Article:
You wait and wait... the anticipation kills you as the silence gradually leaves the ears. The distant sound of harmonized guitars becomes closer and more prominent as a dark atmosphere is set right before you. Soon, the guitar wizards Glenn Tipton and K.K. Downing begin their descent into a riff of mammoth proportions and a new journey that is equal parts brutality and serenity is opened up for you to explore. As the picture becomes clearer in your head and all is said and done, also clear is the conclusion you reach: Judas Priest have come to carry Black Sabbath's metal torch, and they're right on time. Welcome to Sad Wings of Destiny.
While the band made another album known as Rocka Rolla back in 1974, it hadn't yet established their trademark sound. While Judas Priest aren't exactly the heaviest band to grace metal music, Rocka Rolla was light even by those standards; in short, it was more like a bluesy hard rock record. The irony of this whole thing is that numerous songs from Sad Wings of Destiny ("Tyrant," "Victim of Changes," and "Genocide") were originally going to be on Rocka Rolla before being forced out of the product by their dickish producer Roger Bain. Well, while this move may have initially seemed stupid and unfair to the band, it ended up being a blessing in disguise because of how much more the songs fit here. The atmosphere of Sad Wings of Destiny is considerably darker than its predecessor, going for a more gothic sound all the way to its operatic harmonized screams from Rob Halford and Gothic Script logo adorning the album cover. Not only is the experience quite heavy and distorted for its time with songs like the doomy classic "Victim of Changes" or the hard-hitting fast-tempo rocker "Tyrant," but it also has a certain beauty that's rarely been matched by other metal records. It certainly helps that two piano interludes adorn the record and switch the dynamics up, but these songs and the reflective ballad "Dreamer Deceiver" are simply gorgeous. Rob Halford also alters his vocals easily to fit each atmosphere and songwriting style, from the quietest whispers to the most gut-wrenching screams. There's a real sense of passion and charisma on this record, not just from Halford but from every member's performance; almost every note feels perfectly in place and executed with meaning and purpose.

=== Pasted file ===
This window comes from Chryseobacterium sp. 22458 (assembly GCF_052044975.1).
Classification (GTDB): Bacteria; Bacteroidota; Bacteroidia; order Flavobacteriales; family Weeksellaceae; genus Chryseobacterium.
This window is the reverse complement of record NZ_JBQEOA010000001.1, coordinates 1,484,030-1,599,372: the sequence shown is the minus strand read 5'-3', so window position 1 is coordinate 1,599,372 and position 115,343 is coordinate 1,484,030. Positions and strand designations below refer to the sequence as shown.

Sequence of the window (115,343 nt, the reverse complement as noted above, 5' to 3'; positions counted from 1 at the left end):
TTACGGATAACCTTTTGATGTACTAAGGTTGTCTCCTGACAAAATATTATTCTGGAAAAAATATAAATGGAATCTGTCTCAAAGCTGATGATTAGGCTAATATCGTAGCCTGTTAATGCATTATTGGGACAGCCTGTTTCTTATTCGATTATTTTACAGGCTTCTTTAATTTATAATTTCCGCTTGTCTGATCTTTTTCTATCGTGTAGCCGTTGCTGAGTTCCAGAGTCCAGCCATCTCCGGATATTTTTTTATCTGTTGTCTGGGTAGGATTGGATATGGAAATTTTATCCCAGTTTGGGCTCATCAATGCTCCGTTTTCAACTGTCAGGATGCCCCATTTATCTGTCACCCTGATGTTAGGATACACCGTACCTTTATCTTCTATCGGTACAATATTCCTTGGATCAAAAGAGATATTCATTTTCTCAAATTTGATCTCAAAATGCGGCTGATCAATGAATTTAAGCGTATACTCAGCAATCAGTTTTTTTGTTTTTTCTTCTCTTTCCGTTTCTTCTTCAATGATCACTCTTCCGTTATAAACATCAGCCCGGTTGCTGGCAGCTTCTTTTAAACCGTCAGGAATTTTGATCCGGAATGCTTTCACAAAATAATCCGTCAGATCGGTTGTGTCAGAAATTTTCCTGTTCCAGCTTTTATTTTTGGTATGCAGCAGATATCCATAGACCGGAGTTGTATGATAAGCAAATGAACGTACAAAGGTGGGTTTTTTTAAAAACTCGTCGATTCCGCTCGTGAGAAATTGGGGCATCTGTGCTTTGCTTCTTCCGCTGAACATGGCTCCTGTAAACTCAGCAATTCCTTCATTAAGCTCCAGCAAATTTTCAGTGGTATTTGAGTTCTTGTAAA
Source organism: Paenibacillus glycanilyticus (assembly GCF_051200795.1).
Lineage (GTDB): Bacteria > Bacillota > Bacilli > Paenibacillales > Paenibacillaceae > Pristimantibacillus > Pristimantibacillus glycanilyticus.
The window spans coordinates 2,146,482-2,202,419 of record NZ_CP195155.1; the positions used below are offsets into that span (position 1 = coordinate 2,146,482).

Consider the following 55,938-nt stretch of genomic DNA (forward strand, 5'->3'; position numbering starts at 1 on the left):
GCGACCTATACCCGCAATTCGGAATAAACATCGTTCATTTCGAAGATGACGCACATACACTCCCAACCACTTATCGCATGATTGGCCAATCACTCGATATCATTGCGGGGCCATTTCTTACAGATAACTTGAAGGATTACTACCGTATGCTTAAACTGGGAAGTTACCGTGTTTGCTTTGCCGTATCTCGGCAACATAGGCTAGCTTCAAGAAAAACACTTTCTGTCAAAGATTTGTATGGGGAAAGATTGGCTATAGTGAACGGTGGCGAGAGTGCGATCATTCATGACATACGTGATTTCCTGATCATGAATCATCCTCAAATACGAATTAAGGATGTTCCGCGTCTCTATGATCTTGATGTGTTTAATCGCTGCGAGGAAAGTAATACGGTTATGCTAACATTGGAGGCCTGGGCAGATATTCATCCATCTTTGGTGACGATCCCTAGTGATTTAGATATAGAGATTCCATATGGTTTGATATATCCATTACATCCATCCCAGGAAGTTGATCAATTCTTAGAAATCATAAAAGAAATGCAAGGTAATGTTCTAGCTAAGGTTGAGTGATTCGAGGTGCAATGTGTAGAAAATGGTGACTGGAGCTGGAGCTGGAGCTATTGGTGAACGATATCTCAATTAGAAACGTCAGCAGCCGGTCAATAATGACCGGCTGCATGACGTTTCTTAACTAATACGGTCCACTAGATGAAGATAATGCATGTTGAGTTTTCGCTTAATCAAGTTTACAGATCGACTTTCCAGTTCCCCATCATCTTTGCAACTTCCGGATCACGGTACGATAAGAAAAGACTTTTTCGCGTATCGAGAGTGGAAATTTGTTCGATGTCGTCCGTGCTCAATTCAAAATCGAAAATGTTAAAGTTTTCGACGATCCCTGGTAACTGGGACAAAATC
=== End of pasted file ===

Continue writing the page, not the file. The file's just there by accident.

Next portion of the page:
That is, except for one blemish of a song: "Genocide." For how great Sad Wings of Destiny is, it's sad that one of the most well-known songs on the record is quite lacking. "Genocide" isn't a terrible song, but it feels remarkably uninspired and its riffs feel pretty recycled; other than a recurring low-E riff that showcases the power and volume of the bass, the whole thing is a bit boring and overlong. This is, however, made up by just how great many of the shorter numbers such as "The Ripper" and "Deceiver," which opt for a more varied approach, the former in particular combining the record's trademark eerie atmosphere and well-executed storytelling with numerous tempo changes and an emphasis on harmonies (particularly in the vocals and the guitar intro). At the end of the day, the exciting aspect of Sad Wings of Destiny is that it feels like a genuine musical adventure. Especially taking its historical importance to metal into account, it's fascinating to hear the results of the band's exploration and their desire to make things heavier and more intense. There's a reason it's considered such a classic today; you're able to hear everything from doom metal, slow acoustic balladry, classic hard rock, soft piano interludes, a distinctly dark musical tone, great lyricism, and everything else in between. Then once closer "Island of Domination" comes along and you feel you've listened to every aspect of Priest's sound, they throw a curveball and burst in with Queen-like vocal melodies before transitioning to easily the bluesiest and most entertaining song on the whole record. Every song has something different to offer, and while the experience as a whole isn't perfect and perhaps isn't the best in the band's discography, it's damn close to both of those distinctions. Plus, this is the record in which the band came into their own and you're able to realize just how special this band would be. If you enjoy metal or even rock in general, this is essential.